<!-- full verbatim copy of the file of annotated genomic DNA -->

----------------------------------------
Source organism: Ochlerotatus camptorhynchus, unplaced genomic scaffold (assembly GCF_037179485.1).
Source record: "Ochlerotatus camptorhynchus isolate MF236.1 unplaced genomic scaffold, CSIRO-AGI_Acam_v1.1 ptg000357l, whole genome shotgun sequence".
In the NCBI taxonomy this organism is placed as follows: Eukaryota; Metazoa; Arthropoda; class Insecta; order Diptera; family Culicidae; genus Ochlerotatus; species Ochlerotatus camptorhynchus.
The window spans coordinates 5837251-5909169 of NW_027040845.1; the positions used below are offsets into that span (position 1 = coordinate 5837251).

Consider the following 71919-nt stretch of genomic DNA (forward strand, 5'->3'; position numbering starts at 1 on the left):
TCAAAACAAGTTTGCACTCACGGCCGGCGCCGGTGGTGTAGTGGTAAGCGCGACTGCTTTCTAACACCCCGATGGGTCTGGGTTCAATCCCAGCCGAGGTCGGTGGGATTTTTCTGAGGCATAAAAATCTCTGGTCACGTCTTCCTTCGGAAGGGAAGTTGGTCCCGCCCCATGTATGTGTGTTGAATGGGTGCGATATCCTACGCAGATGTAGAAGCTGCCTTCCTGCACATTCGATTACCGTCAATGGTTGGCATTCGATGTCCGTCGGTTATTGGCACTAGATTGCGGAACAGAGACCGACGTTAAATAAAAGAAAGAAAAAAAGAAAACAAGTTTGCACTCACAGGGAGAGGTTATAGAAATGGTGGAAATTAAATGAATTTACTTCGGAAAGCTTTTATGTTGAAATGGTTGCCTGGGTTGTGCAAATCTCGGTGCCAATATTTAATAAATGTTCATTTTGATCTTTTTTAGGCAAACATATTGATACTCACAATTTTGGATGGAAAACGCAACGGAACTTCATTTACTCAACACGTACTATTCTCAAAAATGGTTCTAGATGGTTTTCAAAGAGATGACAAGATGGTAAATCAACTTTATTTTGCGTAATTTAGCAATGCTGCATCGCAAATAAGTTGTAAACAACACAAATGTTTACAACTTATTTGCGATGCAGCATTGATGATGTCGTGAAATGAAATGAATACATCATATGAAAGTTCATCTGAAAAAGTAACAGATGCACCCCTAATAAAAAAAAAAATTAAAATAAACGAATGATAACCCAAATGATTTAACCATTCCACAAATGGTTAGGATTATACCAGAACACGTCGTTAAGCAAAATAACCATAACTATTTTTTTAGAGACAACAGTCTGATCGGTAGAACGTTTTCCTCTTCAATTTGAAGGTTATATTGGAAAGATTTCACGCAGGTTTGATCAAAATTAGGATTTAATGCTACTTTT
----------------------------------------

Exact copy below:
Source organism: Ochlerotatus camptorhynchus, unplaced genomic scaffold (assembly GCF_037179485.1).
Source record: "Ochlerotatus camptorhynchus isolate MF236.1 unplaced genomic scaffold, CSIRO-AGI_Acam_v1.1 ptg000357l, whole genome shotgun sequence".
In the NCBI taxonomy this organism is placed as follows: Eukaryota; Metazoa; Arthropoda; class Insecta; order Diptera; family Culicidae; genus Ochlerotatus; species Ochlerotatus camptorhynchus.
The window spans coordinates 5837251-5909169 of NW_027040845.1; the positions used below are offsets into that span (position 1 = coordinate 5837251).

Consider the following 71919-nt stretch of genomic DNA (forward strand, 5'->3'; position numbering starts at 1 on the left):
TCAAAACAAGTTTGCACTCACGGCCGGCGCCGGTGGTGTAGTGGTAAGCGCGACTGCTTTCTAACACCCCGATGGGTCTGGGTTCAATCCCAGCCGAGGTCGGTGGGATTTTTCTGAGGCATAAAAATCTCTGGTCACGTCTTCCTTCGGAAGGGAAGTTGGTCCCGCCCCATGTATGTGTGTTGAATGGGTGCGATATCCTACGCAGATGTAGAAGCTGCCTTCCTGCACATTCGATTACCGTCAATGGTTGGCATTCGATGTCCGTCGGTTATTGGCACTAGATTGCGGAACAGAGACCGACGTTAAATAAAAGAAAGAAAAAAAGAAAACAAGTTTGCACTCACAGGGAGAGGTTATAGAAATGGTGGAAATTAAATGAATTTACTTCGGAAAGCTTTTATGTTGAAATGGTTGCCTGGGTTGTGCAAATCTCGGTGCCAATATTTAATAAATGTTCATTTTGATCTTTTTTAGGCAAACATATTGATACTCACAATTTTGGATGGAAAACGCAACGGAACTTCATTTACTCAACACGTACTATTCTCAAAAATGGTTCTAGATGGTTTTCAAAGAGATGACAAGATGGTAAATCAACTTTATTTTGCGTAATTTAGCAATGCTGCATCGCAAATAAGTTGTAAACAACACAAATGTTTACAACTTATTTGCGATGCAGCATTGATGATGTCGTGAAATGAAATGAATACATCATATGAAAGTTCATCTGAAAAAGTAACAGATGCACCCCTAATAAAAAAAAAAATTAAAATAAACGAATGATAACCCAAATGATTTAACCATTCCACAAATGGTTAGGATTATACCAGAACACGTCGTTAAGCAAAATAACCATAACTATTTTTTTAGAGACAACAGTCTGATCGGTAGAACGTTTTCCTCTTCAATTTGAAGGTTATATTGGAAAGATTTCACGCAGGTTTGATCAAAATTAGGATTTAATGCTACTTTT